2020 Biodiversity Goals and Targets for Canada

Goal D. By 2020, Canadians are informed about the value of nature and more actively engaged in its stewardship.

Target 18. By 2020, biodiversity is integrated into the elementary and secondary school curricula.

Indicator:

  • The number of jurisdictions that have integrated biodiversity into elementary and secondary curricula

Why is this target important for Canada?

Youth education and awareness of biodiversity is essential if Canada is to grow its next generation of conservation and sustainable development leaders, mainstream biodiversity and meet its biodiversity conservation goals. Mainstreaming the understanding and importance of biodiversity will create a culture of appreciation, conservation, and action. This target emphasizes a key avenue for teaching Canada's youth about biodiversity, by integrating biodiversity into formal education.

Links to the Convention on Biological Diversity Strategic Plan 2011-2020.
This target for Canada is linked with the global Aichi Target 1.

Meeting the target

Provincial and Territorial educational systems are the key vehicle for integrating biodiversity issues into the formal curriculum documents. Efforts are already underway in various institutions across the country. In Ontario, for example, integrating biodiversity into curricula for Kindergarten to Grade 12 is included as a target in the provincial Biodiversity Strategy.

In a 2014 scan of provincial and territorial governments, of the five provinces and territories reporting, all indicate that biodiversity has been integrated in the elementary and secondary school curricula and all indicate that biodiversity is a specific unit or theme within the curriculum. Biodiversity is taught primarily in the Science or the Science and Technology subject areas across all grade levels. Additionally, in several provinces, key biodiversity concepts weave through different grades in other subject areas including Art, Career and Technology Studies, Social Studies, Health and Physical Education and Music.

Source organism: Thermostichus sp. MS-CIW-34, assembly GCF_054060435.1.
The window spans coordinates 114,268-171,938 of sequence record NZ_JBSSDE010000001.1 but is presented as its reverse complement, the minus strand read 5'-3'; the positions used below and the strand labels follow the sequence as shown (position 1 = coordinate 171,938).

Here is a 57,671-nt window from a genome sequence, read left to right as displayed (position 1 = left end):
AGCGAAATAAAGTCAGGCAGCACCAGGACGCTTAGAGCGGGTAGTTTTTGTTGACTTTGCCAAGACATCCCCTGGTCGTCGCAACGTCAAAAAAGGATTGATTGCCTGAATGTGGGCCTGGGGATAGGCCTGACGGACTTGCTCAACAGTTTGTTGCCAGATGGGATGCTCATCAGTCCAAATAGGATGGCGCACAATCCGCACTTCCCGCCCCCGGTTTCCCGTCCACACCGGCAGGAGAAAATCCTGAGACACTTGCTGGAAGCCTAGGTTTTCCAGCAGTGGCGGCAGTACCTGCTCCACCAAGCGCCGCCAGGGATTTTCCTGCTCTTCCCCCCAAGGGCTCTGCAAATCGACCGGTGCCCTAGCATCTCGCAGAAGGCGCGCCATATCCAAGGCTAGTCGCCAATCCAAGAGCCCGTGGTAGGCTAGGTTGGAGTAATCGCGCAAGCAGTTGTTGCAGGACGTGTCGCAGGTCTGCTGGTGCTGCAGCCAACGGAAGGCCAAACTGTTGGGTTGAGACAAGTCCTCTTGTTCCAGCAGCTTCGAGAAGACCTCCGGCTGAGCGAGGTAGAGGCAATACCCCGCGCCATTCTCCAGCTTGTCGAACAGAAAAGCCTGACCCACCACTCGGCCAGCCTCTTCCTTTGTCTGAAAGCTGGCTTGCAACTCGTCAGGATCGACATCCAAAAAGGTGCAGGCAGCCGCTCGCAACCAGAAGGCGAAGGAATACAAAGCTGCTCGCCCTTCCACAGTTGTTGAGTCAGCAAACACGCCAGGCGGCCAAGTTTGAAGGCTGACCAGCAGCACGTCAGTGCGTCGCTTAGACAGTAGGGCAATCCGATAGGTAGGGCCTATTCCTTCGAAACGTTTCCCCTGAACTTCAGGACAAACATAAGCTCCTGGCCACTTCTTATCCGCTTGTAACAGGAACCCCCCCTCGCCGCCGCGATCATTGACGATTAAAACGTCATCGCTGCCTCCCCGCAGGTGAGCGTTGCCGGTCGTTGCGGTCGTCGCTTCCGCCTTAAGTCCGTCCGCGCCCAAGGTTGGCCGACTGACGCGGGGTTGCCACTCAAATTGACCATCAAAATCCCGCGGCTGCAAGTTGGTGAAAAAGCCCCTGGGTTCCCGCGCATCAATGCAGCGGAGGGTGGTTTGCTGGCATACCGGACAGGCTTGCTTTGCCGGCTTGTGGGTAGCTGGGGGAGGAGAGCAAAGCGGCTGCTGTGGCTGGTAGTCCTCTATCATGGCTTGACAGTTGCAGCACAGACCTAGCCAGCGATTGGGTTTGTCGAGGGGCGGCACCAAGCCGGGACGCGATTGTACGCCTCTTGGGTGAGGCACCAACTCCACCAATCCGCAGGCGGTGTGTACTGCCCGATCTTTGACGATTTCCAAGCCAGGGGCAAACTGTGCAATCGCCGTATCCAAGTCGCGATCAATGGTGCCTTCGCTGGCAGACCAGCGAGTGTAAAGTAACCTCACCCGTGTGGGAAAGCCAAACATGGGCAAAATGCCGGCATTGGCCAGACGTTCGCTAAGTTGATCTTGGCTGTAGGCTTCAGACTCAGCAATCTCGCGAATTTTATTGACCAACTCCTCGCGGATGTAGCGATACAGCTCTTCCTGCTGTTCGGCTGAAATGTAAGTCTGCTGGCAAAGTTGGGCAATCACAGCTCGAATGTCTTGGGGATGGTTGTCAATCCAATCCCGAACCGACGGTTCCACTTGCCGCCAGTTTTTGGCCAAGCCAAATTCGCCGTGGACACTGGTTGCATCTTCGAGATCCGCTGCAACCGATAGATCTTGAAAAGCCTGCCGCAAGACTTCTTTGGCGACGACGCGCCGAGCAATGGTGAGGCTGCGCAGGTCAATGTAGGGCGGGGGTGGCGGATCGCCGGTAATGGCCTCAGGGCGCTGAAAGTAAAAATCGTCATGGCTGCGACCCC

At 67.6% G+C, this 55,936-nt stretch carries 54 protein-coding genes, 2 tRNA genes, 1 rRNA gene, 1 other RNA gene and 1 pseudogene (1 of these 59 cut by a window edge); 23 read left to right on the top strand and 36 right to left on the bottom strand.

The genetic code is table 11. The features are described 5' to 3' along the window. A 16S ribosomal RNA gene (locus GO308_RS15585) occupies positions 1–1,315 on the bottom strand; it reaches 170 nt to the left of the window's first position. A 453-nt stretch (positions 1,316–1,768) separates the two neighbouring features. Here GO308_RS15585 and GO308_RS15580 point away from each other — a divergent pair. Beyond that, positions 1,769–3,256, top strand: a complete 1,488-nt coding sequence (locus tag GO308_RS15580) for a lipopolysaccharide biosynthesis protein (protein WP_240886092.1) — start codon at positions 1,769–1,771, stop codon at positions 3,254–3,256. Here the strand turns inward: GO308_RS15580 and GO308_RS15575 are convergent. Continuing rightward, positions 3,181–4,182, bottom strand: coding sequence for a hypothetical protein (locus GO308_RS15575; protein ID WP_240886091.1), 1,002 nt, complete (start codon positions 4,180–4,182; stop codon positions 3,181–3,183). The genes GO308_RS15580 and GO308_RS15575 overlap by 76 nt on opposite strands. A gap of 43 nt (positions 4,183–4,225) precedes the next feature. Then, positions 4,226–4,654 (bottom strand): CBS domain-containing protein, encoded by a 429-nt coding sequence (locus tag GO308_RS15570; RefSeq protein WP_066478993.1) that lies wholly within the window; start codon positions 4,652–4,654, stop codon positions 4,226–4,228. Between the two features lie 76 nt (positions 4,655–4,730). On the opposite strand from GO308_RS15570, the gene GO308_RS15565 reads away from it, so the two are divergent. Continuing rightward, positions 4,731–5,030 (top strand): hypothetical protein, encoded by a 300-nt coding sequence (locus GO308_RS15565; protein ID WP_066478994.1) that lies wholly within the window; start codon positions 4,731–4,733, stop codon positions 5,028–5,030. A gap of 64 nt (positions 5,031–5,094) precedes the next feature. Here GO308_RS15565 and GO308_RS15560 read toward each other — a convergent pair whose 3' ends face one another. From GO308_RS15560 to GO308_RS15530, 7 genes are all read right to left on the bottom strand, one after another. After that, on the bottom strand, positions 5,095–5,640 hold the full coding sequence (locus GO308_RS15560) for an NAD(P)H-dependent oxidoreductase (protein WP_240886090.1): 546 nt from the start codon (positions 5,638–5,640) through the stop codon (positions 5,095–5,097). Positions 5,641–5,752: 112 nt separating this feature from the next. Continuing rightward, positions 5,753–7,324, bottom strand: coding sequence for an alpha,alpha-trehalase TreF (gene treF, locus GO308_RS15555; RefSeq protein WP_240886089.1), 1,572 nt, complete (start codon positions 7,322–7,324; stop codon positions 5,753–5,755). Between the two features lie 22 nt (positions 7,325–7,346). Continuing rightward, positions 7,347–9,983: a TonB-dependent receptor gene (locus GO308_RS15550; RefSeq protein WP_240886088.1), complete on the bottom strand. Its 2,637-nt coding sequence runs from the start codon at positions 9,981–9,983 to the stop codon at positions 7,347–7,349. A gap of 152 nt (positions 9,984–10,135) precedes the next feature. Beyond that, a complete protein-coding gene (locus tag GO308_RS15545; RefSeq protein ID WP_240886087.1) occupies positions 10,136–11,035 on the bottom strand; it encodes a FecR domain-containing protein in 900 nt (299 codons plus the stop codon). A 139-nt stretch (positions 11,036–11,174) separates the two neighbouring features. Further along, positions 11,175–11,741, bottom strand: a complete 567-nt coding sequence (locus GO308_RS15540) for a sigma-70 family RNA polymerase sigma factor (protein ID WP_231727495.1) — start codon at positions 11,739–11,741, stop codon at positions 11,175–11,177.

The Council of Ministers of Education offers another vehicle for encouraging the integration of biodiversity into elementary and secondary school curricula through, for example, their Pan-Canadian Education for Sustainable Development Framework for Collaboration and Action.  

Integration into formal curricula is often supported by informal education at Canadian zoos, aquariums, botanical gardens, National and Provincial parks, museums, outdoor education and environmental education centres and by organizations or programs focused on youth biodiversity education and awareness, such as Envirothon.

Key concepts

Curriculum documents: Define what students are taught in publicly funded schools. They detail the knowledge and skills that students are expected to develop in each subject at each grade level, and sets standards for the provinces and territories.

Mainstreaming: Integrating biodiversity considerations, specifically the conservation and sustainable use of biodiversity, into everyday decisions across all sectors of society, from the choices of individuals, to operational and investment decisions by private business, to public policy decisions.

How will progress be measured?

The indicator proposed for this target relies on data from provinces and territories. Data on the integration of biodiversity into elementary and secondary curricula would be gathered from provincial and territorial Ministries of Education. Case studies showcasing informal education activities related to biodiversity could also be gathered by Environment Canada, provinces and territories.

 

Target 19. By 2020, more Canadians get out into nature and participate in biodiversity conservation activities.

Indicators:

  • Percentage of Canadians who report that they take definite action to protect the environment
  • Participation in volunteer-based citizen-science monitoring programs
  • Trends in park or conservation area visitation
  • Trends in the percentage of Canadians who report that they visited parks or public greenspaces

Why is this target important for Canada?